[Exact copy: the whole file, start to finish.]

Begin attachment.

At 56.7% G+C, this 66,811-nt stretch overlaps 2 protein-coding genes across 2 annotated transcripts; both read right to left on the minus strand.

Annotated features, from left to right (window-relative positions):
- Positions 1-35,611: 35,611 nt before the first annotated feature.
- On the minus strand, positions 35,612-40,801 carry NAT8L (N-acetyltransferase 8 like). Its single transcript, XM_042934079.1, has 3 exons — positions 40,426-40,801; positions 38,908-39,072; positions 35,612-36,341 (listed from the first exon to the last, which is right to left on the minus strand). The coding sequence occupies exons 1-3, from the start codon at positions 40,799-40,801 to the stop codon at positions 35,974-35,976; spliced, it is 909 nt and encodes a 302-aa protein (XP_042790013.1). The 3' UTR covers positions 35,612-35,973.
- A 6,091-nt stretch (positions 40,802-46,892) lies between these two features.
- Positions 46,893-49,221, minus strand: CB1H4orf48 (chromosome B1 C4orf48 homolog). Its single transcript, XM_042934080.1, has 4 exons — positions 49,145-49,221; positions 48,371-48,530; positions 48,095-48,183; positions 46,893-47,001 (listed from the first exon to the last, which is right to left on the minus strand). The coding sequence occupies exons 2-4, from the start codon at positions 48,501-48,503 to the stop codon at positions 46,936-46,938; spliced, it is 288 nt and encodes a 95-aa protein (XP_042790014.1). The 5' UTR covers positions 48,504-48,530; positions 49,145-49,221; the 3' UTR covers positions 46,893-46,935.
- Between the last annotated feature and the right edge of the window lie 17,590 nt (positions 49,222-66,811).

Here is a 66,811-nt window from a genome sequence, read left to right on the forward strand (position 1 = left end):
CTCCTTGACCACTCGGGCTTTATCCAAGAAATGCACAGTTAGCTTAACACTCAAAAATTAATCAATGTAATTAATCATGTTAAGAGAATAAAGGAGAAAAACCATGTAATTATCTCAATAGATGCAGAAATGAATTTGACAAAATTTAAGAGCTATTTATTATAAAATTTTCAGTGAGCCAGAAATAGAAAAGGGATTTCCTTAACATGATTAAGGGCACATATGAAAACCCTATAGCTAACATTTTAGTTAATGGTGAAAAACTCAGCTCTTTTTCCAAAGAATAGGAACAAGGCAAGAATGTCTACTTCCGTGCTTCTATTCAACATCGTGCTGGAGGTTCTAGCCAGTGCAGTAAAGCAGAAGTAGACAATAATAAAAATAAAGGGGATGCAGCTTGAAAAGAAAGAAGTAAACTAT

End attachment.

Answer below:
At 56.7% G+C, this 66,811-nt stretch overlaps 2 protein-coding genes across 2 annotated transcripts; both read right to left on the minus strand.

Annotated features, from left to right (window-relative positions):
- Positions 1-35,611: 35,611 nt before the first annotated feature.
- On the minus strand, positions 35,612-40,801 carry NAT8L (N-acetyltransferase 8 like). Its single transcript, XM_042934079.1, has 3 exons — positions 40,426-40,801; positions 38,908-39,072; positions 35,612-36,341 (listed from the first exon to the last, which is right to left on the minus strand). The coding sequence occupies exons 1-3, from the start codon at positions 40,799-40,801 to the stop codon at positions 35,974-35,976; spliced, it is 909 nt and encodes a 302-aa protein (XP_042790013.1). The 3' UTR covers positions 35,612-35,973.
- A 6,091-nt stretch (positions 40,802-46,892) lies between these two features.
- Positions 46,893-49,221, minus strand: CB1H4orf48 (chromosome B1 C4orf48 homolog). Its single transcript, XM_042934080.1, has 4 exons — positions 49,145-49,221; positions 48,371-48,530; positions 48,095-48,183; positions 46,893-47,001 (listed from the first exon to the last, which is right to left on the minus strand). The coding sequence occupies exons 2-4, from the start codon at positions 48,501-48,503 to the stop codon at positions 46,936-46,938; spliced, it is 288 nt and encodes a 95-aa protein (XP_042790014.1). The 5' UTR covers positions 48,504-48,530; positions 49,145-49,221; the 3' UTR covers positions 46,893-46,935.
- Between the last annotated feature and the right edge of the window lie 17,590 nt (positions 49,222-66,811).

Here is a 66,811-nt window from a genome sequence, read left to right on the forward strand (position 1 = left end):
CTCCTTGACCACTCGGGCTTTATCCAAGAAATGCACAGTTAGCTTAACACTCAAAAATTAATCAATGTAATTAATCATGTTAAGAGAATAAAGGAGAAAAACCATGTAATTATCTCAATAGATGCAGAAATGAATTTGACAAAATTTAAGAGCTATTTATTATAAAATTTTCAGTGAGCCAGAAATAGAAAAGGGATTTCCTTAACATGATTAAGGGCACATATGAAAACCCTATAGCTAACATTTTAGTTAATGGTGAAAAACTCAGCTCTTTTTCCAAAGAATAGGAACAAGGCAAGAATGTCTACTTCCGTGCTTCTATTCAACATCGTGCTGGAGGTTCTAGCCAGTGCAGTAAAGCAGAAGTAGACAATAATAAAAATAAAGGGGATGCAGCTTGAAAAGAAAGAAGTAAACTAT